October 19th 1980 was a black day for Tom and all others at E.M.R.: E.M.R. was raided! I remembervery well Tom calling me a few hours after the raid being very embittered. He realized this could be the end of how E.M.R. was operated until then and almost immediately decided not to continue with a full monthly 3rd Sunday service. Instead he and I agreed FRS would put out E.M.R. every 3rd Sunday between 09:30- 10:30 CET prior to FRS’ regular programmes. That would continue until February 1981. After that E.M.R. moved on for two hours on 5th Sundays only.
It was December 1980, not long after the raid, that Tom visted me taking with him two 10W SW rigs. Both of us went to the FRS site December 14th carrying out a very first test on two freqs in parallel. From that moment, thanks to Tom, FRS could move on on two freqs: 6250 and 7315!
Sunday February 15th was a rather sad day for many dedicated SW listeners. European Music Radio, the legendary UK SW hobby pirate, made its final regular 3rd Sunday transmission. More than a 100 letters poured in! I was very happy that day E.M.R.'s signals got out very well on 6250//7315 kHz from our site. And Tom was happy as well! It would be the last time he used the Kent Place address. Since Tom had always been so helpful and cooperative, FRSH was more than happy to have been doing something in return.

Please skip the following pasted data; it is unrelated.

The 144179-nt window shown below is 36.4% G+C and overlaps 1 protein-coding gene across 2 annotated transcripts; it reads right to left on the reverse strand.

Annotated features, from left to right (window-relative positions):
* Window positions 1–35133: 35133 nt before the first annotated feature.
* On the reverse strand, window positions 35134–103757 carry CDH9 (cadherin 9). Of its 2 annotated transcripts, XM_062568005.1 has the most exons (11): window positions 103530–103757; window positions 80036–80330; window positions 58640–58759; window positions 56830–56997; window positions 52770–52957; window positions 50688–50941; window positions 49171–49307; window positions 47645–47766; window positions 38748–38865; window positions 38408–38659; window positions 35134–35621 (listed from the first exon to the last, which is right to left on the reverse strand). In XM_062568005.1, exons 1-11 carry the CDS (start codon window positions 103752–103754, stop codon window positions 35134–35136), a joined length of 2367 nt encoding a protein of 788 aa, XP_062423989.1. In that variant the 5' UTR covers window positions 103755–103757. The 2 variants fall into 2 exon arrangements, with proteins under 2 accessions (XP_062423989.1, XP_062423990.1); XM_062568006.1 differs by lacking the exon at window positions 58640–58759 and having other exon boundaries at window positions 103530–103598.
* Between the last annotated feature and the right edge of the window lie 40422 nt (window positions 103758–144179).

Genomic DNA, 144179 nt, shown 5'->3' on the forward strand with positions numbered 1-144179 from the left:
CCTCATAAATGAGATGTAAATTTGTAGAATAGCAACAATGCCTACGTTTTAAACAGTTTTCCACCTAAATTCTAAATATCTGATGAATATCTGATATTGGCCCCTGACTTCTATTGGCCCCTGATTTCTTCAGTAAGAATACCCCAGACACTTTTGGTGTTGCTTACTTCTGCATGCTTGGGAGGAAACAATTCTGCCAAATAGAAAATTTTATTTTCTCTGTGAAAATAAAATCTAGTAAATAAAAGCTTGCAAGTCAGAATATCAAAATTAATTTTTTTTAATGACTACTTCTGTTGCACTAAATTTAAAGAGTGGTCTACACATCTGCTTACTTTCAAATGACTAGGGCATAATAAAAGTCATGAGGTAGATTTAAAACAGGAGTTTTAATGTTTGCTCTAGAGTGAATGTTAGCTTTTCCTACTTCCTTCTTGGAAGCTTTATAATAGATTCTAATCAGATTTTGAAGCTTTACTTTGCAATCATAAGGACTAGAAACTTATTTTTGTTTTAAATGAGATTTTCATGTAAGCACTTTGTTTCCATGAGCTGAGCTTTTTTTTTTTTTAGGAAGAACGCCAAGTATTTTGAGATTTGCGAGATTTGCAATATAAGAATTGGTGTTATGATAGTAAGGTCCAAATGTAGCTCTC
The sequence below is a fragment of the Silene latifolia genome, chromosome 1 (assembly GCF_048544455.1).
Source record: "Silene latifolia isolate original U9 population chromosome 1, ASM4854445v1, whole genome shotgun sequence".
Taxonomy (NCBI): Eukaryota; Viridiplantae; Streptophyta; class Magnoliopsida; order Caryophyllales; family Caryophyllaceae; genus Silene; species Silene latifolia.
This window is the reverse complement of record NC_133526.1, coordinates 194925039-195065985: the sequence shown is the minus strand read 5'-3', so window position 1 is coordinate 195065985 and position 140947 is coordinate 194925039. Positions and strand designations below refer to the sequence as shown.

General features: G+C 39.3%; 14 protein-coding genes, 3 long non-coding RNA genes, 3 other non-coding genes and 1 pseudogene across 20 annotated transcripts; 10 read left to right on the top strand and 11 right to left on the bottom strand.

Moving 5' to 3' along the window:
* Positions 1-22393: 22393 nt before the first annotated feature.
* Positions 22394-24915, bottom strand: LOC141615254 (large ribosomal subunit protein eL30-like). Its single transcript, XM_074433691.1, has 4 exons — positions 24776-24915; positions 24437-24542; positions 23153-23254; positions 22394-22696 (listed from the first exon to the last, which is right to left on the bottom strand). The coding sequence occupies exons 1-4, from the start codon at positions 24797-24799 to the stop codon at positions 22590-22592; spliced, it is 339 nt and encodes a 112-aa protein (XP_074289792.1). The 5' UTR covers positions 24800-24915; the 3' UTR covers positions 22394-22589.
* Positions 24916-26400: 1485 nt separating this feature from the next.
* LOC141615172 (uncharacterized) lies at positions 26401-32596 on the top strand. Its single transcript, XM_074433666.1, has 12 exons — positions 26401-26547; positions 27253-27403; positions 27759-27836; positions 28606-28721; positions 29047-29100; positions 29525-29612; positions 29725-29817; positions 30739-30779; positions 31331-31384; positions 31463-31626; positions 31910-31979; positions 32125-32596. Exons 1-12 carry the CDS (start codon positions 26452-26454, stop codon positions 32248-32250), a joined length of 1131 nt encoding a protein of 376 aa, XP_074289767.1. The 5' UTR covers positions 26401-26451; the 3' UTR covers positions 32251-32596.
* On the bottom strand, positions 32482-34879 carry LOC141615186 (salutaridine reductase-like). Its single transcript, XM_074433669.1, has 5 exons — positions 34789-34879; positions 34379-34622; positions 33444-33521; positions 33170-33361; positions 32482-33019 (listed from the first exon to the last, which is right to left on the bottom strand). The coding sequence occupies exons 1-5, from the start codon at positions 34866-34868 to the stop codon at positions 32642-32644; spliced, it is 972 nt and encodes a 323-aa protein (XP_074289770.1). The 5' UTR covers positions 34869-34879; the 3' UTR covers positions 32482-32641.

E.M.R. continued until June 12th 1983. That day saw the worthy end of one of the best Free Radio stations ever been on the SW bands. The end of a legend. For the time being… There’s an interesting anecdote about this final broadcast originally planned on May 29th. www.frsholland.nl/1980-1989/7-1983.html?showall=&start .
Following E.M.R.’s closure Tom contined on FRS until July 1985. He then sent me a lot of E.M.R.’s original programme cassettes.
I was very honoured he asked me to be his ‘best man’ at his wedding in August 1983. Tom’s interest in SW free radio remained but in the later 1980s the level of our contacts reduced. My guess is that private circumstances were causing this. Time went on and it even seemed Tom had lost interest in radio (which I think was certainly nót the case).
In February 1996 Tom unexpectedly returned within the SW free radio scene with its own 180W tx still being illegally! From that moment onwards our contact was intensified. Tom told me he was determined to bring back E.M.R. on a regular basis. And so he did though mostly for a maximum of 2 hours per broadcast.